Additionally, we urge all sides to fully and rapidly implement Yemen’s Peace and National Partnership Agreement (PNPA), which builds on the GCC Initiative and Implementation Mechanism, the National Dialogue Conference Outcomes, and relevant UN Security Council Resolutions.  Furthermore, we support President Hadi, as the legitimately elected leader of Yemen, in his efforts to lead the country during this fragile period. We call on all parties to support his efforts to implement all aspects of the agreement.

Over in Embassy Sanaa’s Facebook page, the anger is real, and  everyone there appears convinced that the embassy is behind this attack.  What is worrisome is not the call for Ambassador Tueller’s expulsion from the country but the graphic suggestion of death in a red-tinted photo posted on the social media site with a red X on his photograph. We’ve seen this in Cairo, but this is Yemen where the armed rebel group has control of the capital city. Who are we supposed to call if there is a mob attack?

Qasi Qasi pic Sanaa FB pic

While most of the comments are in Arabic, and we’re told by an Arabic speaker that some are inciting violence (death to USA), here is this one that accused the US not only of the bombings today but also of running those Al-Qaidah fellows:

Listen Mr Tueller, you and your fellow in the embassy and your followers in Yemen, you are charged, you are accused in this crime. Every one in Yemen accused you as you represent America in yemen and America is the most terorrist goverment in the world. So,you must stop your fellows of Al-Qaidah of commiting such crimes because the blood of Yemeni people is very expensive.You are the responsible of Al-tahreer massacre.”

If the State Department still has those rapid response teams tasked to correct the record ASAP, now is the time to deploy them, not later.

Tomorrow is Friday, things could get really ugly after the noon prayer.

* * *

 

 

 

 

 

1 Comment

Filed under Ambassadors, Foreign Policy, Foreign Service, Realities of the FS, Security, Social Media, State Department, Technology and Work, U.S. Missions

The Global Coalition to Degrade and Defeat ISIL Gets a Couple New Websites

– Domani Spero

 

Last Friday, the State Department announced a couple new websites for the Global Coalition to Degrade and Defeat ISIL out of State and DOD.   Via Foggy Bottom’s official spox:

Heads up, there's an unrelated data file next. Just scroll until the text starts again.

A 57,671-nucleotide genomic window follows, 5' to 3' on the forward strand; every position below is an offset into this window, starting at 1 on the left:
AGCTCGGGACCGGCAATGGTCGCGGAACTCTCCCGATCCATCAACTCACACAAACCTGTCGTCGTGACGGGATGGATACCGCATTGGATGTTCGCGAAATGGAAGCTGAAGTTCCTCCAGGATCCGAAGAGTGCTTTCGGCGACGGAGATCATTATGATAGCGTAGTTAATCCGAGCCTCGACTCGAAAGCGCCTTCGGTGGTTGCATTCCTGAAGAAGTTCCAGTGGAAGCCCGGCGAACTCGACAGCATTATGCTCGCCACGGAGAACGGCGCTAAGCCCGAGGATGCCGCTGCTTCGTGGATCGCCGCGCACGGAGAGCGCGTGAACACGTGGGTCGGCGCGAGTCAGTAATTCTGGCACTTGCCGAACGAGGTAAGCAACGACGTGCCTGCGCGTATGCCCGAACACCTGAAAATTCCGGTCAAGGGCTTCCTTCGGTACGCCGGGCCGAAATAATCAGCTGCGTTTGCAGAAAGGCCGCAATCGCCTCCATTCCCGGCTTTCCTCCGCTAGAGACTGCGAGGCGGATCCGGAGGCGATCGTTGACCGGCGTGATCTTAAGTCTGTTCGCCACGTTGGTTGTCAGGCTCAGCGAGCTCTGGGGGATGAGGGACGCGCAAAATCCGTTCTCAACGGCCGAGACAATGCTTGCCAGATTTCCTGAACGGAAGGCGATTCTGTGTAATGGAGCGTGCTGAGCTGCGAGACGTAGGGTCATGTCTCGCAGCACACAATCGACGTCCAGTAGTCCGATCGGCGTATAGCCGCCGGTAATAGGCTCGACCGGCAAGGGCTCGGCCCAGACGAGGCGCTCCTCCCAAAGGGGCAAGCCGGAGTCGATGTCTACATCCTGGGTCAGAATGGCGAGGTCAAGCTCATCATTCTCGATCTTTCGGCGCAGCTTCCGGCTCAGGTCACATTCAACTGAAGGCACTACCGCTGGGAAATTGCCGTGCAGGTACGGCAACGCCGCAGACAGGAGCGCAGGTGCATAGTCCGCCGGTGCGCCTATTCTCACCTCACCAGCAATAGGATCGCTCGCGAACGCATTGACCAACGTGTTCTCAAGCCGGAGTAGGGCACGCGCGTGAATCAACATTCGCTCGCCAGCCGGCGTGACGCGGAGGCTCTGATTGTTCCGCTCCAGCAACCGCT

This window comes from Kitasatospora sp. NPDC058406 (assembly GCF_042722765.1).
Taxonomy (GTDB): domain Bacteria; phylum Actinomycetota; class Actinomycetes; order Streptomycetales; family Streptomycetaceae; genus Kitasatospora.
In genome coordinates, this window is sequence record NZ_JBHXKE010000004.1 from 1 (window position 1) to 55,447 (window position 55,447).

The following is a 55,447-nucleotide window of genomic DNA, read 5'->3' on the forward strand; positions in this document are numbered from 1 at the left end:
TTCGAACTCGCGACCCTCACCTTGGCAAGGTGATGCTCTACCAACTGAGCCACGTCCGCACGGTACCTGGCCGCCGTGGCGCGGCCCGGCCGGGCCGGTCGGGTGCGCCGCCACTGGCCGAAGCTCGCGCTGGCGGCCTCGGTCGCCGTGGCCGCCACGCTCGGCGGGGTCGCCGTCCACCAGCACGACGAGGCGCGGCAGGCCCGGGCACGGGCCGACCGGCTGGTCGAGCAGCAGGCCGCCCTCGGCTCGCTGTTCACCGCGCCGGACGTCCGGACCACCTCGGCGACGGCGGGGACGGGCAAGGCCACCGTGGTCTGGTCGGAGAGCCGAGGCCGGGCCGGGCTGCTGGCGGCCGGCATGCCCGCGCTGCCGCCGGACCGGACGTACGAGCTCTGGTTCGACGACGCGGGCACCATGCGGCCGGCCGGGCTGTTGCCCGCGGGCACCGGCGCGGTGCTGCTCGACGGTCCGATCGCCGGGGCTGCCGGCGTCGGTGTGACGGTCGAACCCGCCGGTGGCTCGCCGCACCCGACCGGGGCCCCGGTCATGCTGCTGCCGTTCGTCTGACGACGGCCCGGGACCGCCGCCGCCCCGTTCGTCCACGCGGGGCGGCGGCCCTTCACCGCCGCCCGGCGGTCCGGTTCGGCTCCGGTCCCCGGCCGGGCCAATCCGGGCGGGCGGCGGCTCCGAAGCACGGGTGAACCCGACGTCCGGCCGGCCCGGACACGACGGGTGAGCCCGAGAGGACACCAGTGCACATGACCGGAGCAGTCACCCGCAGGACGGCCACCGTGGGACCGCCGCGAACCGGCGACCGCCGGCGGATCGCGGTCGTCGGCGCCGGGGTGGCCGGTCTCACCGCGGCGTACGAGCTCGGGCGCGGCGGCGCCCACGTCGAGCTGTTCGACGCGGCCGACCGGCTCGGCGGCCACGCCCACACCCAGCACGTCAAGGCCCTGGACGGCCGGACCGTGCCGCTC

“This webpage has the most up-to-date public information about the coalition, including the latest stats on members and their public support for coalition efforts. Our colleagues at DOD have today also launched their website, defense.gov/counter-ISIL, which has up-to-the-minute information about the military line of this coalition effort, targeting – targeted operations against ISIL terrorists and infrastructure.”

Screen Shot 2014-10-06

The website includes a list of “over 60 coalition partners” who apparently  “have committed themselves to the goals of eliminating the threat posed by ISIL and have already contributed in various capacities to the effort to combat ISIL in Iraq, the region and beyond.”  The list is long, but short on specifics on what exactly each of this coalition partner is willing to do/or currently or in the future is doing in the fight to “degrade and defeat ISIL” (what happened to destroy?). It sounds like everybody wants to fly their planes for bombing strikes.  But we were listening with our bad ears, so who knows.

Screen Shot 2014-10-06

One notable exception. The new website mentions “a critical contribution of $500 million by Saudi Arabia to the humanitarian response in Iraq, [that] have been essential.” On October 7, media reports say that Vice President Biden apologized to a top Saudi official for his remarks suggesting that key U.S. allies destabilized Syria by sending arms and money to extremists. “The Turks … the Saudis, the Emiratis, etc.” Uh-oh!

And — since this is officially a war, even if Congress did not have the guts to debate this, we’ve got to give this a name. We had GWOT, but that term had fallen out of favor, so we really need a new name for this war against ISIL.

Below is an F/A-18C Hornet attached to Strike Fighter Squadron 87 prepares to launch from the flight deck of the aircraft carrier USS George H.W. Bush in the Persian Gulf to conduct strike missions against Islamic State of Iraq (ISIL) targets, Sept. 23, 2014. Check out DOD’s website on Targeted Operations Against ISIL.

U.S. Navy photo by Petty Officer 3rd Class Robert Burck

U.S. Navy photo by Petty Officer 3rd Class Robert Burck

 

DOD’s website looks more fleshed out than the State Department’s but makes one wonder why each needed a separate website. This is a united, interagency effort of the U.S. Government with coalition partners, is it not?  Is the FBI going to roll out its own Targeted Operations Against ISIS inside the United States separately for those wanna-be jihadists, too?  Is DHS/ICE  going to have a separate one for its Targeted Operations Against ISIL in all our border crossings and what is DHS/TSA’s plans for the jihadists returning home from their vacations abroad?

Speaking of Iraq — and we apologize in advance if you fall off your chair — here is Foggy Bottom’s clip of the day:

 

* * *

 

 

 

 

 

 

 

 

 

Leave a comment

Filed under Iraq, Security, Special Envoys and Reps, State Department, Technology and Work